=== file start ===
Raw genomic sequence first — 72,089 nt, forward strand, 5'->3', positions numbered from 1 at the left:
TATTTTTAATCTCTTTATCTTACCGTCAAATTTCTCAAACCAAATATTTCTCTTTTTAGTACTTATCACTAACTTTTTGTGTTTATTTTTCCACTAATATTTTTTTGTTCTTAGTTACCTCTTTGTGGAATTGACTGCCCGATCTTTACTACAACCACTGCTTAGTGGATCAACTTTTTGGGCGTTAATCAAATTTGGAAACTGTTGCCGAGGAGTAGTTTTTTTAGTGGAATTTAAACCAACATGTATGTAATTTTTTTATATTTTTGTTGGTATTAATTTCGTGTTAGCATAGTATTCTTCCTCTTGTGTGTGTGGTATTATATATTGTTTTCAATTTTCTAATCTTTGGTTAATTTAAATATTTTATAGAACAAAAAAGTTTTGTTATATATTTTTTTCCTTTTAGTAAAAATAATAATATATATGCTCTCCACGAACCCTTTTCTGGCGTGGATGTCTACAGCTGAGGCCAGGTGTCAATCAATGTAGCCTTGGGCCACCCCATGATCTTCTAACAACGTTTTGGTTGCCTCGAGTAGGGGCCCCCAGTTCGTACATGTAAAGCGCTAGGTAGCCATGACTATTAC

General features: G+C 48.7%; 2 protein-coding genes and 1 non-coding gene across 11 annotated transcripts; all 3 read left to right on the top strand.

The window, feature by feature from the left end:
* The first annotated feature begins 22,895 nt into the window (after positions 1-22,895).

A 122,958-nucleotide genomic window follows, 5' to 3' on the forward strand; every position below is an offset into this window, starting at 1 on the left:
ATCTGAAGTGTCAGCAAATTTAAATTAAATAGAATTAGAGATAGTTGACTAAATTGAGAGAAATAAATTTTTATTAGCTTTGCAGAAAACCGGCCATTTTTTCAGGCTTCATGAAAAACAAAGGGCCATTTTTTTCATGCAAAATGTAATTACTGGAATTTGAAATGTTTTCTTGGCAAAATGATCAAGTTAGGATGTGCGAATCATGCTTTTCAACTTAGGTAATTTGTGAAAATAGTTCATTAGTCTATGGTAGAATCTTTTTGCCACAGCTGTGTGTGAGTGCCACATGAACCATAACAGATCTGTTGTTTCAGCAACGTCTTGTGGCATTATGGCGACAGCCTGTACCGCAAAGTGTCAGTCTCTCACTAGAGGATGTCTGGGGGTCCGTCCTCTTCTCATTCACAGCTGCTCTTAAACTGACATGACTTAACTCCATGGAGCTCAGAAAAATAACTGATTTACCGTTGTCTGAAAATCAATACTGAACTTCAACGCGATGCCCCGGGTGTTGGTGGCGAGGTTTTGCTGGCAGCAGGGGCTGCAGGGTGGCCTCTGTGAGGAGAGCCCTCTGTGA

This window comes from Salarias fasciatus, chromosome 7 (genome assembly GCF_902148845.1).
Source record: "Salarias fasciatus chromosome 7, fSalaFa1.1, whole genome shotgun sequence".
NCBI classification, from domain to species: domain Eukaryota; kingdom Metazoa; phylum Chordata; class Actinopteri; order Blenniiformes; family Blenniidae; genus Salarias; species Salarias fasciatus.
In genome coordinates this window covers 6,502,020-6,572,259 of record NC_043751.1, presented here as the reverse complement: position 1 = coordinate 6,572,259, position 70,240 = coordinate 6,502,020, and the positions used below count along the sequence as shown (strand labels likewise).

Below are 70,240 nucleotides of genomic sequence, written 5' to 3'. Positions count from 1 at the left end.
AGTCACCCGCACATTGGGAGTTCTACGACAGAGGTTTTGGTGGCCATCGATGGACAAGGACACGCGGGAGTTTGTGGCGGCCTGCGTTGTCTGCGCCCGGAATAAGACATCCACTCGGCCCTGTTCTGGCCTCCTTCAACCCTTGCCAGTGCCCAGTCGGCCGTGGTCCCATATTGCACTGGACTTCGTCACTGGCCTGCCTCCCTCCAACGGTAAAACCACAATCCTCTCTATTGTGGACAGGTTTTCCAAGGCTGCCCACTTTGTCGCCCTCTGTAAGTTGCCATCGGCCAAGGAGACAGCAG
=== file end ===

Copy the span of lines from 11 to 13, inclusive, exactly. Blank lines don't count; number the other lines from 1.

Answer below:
In genome coordinates this window covers 6,502,020-6,572,259 of record NC_043751.1, presented here as the reverse complement: position 1 = coordinate 6,572,259, position 70,240 = coordinate 6,502,020, and the positions used below count along the sequence as shown (strand labels likewise).

Below are 70,240 nucleotides of genomic sequence, written 5' to 3'. Positions count from 1 at the left end.
AGTCACCCGCACATTGGGAGTTCTACGACAGAGGTTTTGGTGGCCATCGATGGACAAGGACACGCGGGAGTTTGTGGCGGCCTGCGTTGTCTGCGCCCGGAATAAGACATCCACTCGGCCCTGTTCTGGCCTCCTTCAACCCTTGCCAGTGCCCAGTCGGCCGTGGTCCCATATTGCACTGGACTTCGTCACTGGCCTGCCTCCCTCCAACGGTAAAACCACAATCCTCTCTATTGTGGACAGGTTTTCCAAGGCTGCCCACTTTGTCGCCCTCTGTAAGTTGCCATCGGCCAAGGAGACAGCAG